• Discover Skills BC Discover Skills BC is an initiative funded by the BC Government to provide access for secondary students and their teachers and parents to the many educational opportunities available to them in trades and technology training. Discover Skills BC offers a wealth of programs and training options to give BC students the skills they need to lead exciting and rewarding careers. Students, parents and educators can learn more about these opportunities here.
  • Employer Tax Credits (Hiring Apprentices)
  • Skilled Trades Employment Program (STEP) STEP helps individuals remove barriers to great careers in the skilled trades.
  • Skills Canada BC Since 1994 Skills Canada British Columbia (SkillsBC) has operated as a provincial not for profit/charitable organization, working with industry, educators, government and labour to promote rewarding and in-demand skilled trade & technology careers to BC’s youth. Widely recognized for its annual 14 Olympic–style competitions hosted in communities throughout BC, Skills BC has provided tens of thousands of students with opportunities to explore skilled trades and technology careers for the past 22 years. Our unique programming allows Skills BC to position itself as an early influencer; offering youth in grades K – 12 and in post secondary, safe and engaging environments in which to explore trade & technology careers. This programming also provides our partners with the opportunity to directly network and reach approximately 30,000 students in communities across the province each year.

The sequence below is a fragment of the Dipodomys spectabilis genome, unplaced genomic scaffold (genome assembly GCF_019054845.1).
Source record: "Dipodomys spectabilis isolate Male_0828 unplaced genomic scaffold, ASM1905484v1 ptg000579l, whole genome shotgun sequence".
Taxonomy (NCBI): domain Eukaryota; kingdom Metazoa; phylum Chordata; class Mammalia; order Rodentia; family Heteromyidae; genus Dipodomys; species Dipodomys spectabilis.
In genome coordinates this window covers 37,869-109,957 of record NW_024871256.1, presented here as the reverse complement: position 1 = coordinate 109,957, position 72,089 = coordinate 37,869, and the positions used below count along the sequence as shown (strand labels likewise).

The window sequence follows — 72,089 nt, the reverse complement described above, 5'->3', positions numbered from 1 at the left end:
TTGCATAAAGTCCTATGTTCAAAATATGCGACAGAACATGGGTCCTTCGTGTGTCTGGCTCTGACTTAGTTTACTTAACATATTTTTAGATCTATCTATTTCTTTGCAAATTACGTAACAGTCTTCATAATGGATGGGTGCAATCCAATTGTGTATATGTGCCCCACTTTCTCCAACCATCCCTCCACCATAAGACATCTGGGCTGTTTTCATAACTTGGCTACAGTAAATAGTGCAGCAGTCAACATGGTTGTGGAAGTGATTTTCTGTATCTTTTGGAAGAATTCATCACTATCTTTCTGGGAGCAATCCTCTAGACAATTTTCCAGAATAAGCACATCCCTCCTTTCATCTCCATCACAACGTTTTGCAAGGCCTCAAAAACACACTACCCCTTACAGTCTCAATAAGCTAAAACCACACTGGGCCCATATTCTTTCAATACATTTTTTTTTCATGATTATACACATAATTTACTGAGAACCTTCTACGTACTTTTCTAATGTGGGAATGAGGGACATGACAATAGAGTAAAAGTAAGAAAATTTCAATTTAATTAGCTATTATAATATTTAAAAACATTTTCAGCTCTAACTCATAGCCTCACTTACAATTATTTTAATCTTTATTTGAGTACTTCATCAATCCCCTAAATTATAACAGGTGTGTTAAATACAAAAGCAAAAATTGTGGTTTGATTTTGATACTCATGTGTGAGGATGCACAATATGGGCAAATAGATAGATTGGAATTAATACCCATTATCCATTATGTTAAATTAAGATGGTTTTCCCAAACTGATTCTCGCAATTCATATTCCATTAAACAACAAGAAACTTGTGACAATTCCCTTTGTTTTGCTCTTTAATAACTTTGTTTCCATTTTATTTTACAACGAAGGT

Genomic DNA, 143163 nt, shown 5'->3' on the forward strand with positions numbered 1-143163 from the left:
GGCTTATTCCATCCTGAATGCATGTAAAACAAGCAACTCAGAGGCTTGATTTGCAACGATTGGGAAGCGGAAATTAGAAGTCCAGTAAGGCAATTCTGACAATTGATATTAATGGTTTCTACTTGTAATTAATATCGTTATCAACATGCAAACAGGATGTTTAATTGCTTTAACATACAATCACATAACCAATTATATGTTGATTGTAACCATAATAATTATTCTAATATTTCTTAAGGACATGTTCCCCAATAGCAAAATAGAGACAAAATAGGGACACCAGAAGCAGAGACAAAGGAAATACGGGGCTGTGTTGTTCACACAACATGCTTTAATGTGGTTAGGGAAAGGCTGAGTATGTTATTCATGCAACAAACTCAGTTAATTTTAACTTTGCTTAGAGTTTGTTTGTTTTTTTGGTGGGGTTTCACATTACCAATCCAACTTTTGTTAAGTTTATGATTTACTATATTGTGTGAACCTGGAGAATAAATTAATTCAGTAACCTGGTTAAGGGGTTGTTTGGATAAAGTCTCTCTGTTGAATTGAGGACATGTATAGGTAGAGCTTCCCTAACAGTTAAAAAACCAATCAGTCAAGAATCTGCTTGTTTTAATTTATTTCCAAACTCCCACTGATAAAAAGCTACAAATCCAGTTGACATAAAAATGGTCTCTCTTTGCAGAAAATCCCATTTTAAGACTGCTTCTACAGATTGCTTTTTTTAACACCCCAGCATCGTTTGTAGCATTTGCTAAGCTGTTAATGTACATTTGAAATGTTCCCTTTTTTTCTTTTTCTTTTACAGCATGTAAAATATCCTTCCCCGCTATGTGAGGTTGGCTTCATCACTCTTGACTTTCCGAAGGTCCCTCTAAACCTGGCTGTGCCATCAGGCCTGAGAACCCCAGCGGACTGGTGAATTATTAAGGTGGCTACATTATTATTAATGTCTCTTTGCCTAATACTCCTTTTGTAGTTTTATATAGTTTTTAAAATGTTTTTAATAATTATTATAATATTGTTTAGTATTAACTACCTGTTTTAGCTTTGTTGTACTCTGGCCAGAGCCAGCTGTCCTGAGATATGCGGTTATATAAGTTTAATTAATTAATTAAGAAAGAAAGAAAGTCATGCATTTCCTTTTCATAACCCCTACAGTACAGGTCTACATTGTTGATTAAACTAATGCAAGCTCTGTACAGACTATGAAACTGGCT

• Training Tax Credit BC The training tax credit is for employers and apprentices who take part in eligible apprenticeship programs administered through the Industry Training Authority (ITA). The training tax credit is effective until the end of 2017. Budget 2017 proposes to extend the training tax credit program to the end of 2020.
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    Industry Associations